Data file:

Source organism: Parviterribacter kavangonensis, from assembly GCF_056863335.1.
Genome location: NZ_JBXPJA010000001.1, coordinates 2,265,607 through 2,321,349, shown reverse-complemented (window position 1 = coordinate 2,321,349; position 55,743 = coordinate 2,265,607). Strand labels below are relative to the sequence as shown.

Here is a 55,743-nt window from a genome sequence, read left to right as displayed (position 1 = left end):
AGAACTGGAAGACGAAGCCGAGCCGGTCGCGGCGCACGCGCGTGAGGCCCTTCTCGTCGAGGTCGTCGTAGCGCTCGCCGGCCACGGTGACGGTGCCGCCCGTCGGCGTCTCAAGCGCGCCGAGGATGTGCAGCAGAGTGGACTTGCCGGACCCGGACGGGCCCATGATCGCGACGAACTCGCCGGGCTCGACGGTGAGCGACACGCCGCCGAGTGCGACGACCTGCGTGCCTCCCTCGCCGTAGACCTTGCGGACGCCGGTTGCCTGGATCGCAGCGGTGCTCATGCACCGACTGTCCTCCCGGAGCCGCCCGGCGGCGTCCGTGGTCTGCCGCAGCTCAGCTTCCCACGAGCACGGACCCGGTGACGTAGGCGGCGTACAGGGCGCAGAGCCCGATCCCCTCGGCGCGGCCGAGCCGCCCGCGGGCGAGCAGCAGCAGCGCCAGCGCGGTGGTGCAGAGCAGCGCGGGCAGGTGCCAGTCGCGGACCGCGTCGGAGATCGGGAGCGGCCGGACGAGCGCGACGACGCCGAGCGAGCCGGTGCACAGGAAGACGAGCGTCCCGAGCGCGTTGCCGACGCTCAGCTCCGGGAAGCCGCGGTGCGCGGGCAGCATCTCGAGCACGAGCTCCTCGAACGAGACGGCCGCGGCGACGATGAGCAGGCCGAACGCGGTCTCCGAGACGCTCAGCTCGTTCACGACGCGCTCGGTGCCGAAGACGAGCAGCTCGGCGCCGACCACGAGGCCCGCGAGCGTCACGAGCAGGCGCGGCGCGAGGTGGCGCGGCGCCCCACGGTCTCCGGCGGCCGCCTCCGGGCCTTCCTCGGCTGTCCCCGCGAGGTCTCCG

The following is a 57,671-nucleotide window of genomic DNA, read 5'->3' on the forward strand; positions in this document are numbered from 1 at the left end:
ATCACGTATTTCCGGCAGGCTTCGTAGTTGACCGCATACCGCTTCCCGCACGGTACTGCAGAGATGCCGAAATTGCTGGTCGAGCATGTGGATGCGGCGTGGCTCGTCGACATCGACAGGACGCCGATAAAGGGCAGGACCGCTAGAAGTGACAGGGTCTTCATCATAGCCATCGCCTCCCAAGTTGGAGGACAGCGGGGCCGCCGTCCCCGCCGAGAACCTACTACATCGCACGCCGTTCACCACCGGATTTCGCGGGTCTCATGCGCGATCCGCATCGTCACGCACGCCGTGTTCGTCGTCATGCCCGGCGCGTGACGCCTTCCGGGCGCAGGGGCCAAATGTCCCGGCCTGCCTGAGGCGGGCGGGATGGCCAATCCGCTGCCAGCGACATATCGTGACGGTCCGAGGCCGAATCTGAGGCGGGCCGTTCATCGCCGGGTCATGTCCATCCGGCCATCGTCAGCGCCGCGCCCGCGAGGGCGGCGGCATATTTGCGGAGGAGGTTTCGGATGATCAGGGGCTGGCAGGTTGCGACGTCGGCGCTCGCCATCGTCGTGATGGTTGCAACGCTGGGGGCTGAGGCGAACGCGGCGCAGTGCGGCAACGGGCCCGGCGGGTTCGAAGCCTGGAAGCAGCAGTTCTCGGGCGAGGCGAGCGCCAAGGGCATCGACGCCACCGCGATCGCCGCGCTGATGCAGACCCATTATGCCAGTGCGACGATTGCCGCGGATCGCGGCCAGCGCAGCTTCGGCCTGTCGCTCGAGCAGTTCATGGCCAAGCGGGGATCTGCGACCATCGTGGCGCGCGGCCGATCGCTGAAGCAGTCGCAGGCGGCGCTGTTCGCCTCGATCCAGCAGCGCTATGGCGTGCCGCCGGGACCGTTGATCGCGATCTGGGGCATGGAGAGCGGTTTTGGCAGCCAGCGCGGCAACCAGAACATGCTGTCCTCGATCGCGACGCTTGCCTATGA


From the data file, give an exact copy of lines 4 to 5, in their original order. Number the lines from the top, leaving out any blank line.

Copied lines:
AGAACTGGAAGACGAAGCCGAGCCGGTCGCGGCGCACGCGCGTGAGGCCCTTCTCGTCGAGGTCGTCGTAGCGCTCGCCGGCCACGGTGACGGTGCCGCCCGTCGGCGTCTCAAGCGCGCCGAGGATGTGCAGCAGAGTGGACTTGCCGGACCCGGACGGGCCCATGATCGCGACGAACTCGCCGGGCTCGACGGTGAGCGACACGCCGCCGAGTGCGACGACCTGCGTGCCTCCCTCGCCGTAGACCTTGCGGACGCCGGTTGCCTGGATCGCAGCGGTGCTCATGCACCGACTGTCCTCCCGGAGCCGCCCGGCGGCGTCCGTGGTCTGCCGCAGCTCAGCTTCCCACGAGCACGGACCCGGTGACGTAGGCGGCGTACAGGGCGCAGAGCCCGATCCCCTCGGCGCGGCCGAGCCGCCCGCGGGCGAGCAGCAGCAGCGCCAGCGCGGTGGTGCAGAGCAGCGCGGGCAGGTGCCAGTCGCGGACCGCGTCGGAGATCGGGAGCGGCCGGACGAGCGCGACGACGCCGAGCGAGCCGGTGCACAGGAAGACGAGCGTCCCGAGCGCGTTGCCGACGCTCAGCTCCGGGAAGCCGCGGTGCGCGGGCAGCATCTCGAGCACGAGCTCCTCGAACGAGACGGCCGCGGCGACGATGAGCAGGCCGAACGCGGTCTCCGAGACGCTCAGCTCGTTCACGACGCGCTCGGTGCCGAAGACGAGCAGCTCGGCGCCGACCACGAGGCCCGCGAGCGTCACGAGCAGGCGCGGCGCGAGGTGGCGCGGCGCCCCACGGTCTCCGGCGGCCGCCTCCGGGCCTTCCTCGGCTGTCCCCGCGAGGTCTCCG

The following is a 57,671-nucleotide window of genomic DNA, read 5'->3' on the forward strand; positions in this document are numbered from 1 at the left end: